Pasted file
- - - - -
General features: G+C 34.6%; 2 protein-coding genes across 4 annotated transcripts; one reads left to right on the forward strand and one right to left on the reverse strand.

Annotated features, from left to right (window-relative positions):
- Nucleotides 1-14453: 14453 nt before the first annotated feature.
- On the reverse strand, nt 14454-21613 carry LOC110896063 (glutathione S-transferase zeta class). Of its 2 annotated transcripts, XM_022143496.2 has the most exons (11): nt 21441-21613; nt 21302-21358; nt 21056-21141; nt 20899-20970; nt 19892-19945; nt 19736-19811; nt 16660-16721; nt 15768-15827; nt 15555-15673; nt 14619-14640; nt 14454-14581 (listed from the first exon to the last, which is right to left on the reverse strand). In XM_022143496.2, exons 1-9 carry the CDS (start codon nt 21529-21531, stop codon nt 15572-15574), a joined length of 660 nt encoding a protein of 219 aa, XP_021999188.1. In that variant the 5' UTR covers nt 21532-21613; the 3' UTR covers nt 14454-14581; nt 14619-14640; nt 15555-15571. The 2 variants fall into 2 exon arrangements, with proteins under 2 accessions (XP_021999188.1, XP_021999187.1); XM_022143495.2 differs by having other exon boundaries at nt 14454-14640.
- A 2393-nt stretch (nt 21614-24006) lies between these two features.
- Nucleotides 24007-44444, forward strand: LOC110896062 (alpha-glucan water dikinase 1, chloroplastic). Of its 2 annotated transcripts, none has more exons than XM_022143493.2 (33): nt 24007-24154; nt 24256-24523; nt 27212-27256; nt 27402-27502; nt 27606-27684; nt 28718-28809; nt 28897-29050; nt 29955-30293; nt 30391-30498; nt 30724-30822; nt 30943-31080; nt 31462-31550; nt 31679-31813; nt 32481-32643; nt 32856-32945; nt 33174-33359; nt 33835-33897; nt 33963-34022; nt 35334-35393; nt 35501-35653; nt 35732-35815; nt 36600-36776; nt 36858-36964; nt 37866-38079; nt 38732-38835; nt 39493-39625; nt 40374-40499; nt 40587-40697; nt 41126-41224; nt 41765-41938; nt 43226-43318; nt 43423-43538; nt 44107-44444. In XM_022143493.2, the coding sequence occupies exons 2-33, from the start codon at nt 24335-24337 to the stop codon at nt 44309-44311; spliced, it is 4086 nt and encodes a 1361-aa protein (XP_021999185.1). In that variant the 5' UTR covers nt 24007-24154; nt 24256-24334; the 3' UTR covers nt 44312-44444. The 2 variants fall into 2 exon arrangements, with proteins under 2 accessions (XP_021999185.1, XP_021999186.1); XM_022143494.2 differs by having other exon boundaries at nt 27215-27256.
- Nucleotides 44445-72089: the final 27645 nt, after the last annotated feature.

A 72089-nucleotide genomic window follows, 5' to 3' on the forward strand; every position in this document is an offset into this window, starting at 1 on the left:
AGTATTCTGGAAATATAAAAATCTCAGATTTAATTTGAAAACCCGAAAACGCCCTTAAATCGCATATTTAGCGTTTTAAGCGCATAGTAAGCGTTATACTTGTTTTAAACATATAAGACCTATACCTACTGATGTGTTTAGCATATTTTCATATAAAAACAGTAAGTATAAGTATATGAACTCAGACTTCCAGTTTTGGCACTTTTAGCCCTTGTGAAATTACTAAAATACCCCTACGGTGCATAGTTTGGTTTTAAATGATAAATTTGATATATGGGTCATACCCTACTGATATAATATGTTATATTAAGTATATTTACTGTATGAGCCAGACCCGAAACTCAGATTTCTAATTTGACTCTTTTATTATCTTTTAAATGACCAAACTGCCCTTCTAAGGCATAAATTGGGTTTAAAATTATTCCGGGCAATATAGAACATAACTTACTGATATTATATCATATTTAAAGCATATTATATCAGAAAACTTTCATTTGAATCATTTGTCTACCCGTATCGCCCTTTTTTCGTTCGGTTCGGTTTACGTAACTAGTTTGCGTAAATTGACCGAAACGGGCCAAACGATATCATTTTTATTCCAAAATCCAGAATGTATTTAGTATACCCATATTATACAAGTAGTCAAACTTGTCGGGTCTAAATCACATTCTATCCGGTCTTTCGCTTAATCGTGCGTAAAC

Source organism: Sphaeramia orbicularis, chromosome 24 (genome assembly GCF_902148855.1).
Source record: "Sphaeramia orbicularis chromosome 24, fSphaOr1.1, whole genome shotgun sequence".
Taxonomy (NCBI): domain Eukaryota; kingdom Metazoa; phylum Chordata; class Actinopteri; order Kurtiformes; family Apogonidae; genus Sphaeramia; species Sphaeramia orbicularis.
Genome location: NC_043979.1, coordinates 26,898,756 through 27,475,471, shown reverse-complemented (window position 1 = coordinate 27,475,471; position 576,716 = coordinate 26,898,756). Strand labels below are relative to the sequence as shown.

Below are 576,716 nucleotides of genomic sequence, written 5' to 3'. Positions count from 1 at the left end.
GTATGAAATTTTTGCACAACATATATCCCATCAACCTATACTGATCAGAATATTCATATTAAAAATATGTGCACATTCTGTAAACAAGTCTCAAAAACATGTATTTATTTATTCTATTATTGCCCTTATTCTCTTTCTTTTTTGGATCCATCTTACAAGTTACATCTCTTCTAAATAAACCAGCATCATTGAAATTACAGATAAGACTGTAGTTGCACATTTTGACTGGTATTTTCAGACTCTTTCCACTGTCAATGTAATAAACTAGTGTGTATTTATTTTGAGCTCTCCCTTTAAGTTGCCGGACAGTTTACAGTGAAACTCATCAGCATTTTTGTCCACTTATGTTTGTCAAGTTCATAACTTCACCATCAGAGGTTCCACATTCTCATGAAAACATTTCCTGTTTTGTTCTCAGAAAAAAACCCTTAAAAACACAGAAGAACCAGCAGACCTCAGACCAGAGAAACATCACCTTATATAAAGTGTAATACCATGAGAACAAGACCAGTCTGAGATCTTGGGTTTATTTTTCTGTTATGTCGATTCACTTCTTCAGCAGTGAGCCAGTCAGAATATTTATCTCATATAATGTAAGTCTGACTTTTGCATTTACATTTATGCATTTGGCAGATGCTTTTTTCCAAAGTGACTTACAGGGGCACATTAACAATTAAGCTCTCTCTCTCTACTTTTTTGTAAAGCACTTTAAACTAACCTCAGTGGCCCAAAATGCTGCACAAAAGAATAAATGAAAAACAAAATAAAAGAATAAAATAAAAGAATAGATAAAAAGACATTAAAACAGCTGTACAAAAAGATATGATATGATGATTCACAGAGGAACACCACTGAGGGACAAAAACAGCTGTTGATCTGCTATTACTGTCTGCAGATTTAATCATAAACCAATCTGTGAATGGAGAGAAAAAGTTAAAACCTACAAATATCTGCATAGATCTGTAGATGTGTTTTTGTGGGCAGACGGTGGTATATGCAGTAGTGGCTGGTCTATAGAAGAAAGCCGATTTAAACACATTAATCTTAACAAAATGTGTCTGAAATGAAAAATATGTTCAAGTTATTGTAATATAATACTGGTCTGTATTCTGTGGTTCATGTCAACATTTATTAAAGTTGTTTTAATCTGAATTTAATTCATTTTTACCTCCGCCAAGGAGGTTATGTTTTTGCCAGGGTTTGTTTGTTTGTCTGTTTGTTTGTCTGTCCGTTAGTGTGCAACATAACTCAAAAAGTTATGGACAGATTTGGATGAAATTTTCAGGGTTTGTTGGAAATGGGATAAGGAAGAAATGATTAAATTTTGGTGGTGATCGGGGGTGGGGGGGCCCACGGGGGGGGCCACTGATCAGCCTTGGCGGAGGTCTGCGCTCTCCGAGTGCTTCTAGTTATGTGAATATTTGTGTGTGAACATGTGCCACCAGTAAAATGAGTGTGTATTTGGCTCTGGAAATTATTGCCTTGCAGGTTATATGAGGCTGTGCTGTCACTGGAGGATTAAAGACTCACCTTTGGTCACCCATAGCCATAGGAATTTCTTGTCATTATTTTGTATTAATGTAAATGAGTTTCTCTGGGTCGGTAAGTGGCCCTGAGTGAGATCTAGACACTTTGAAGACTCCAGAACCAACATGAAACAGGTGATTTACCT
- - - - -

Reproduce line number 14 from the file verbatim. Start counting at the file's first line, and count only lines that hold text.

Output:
Below are 576,716 nucleotides of genomic sequence, written 5' to 3'. Positions count from 1 at the left end.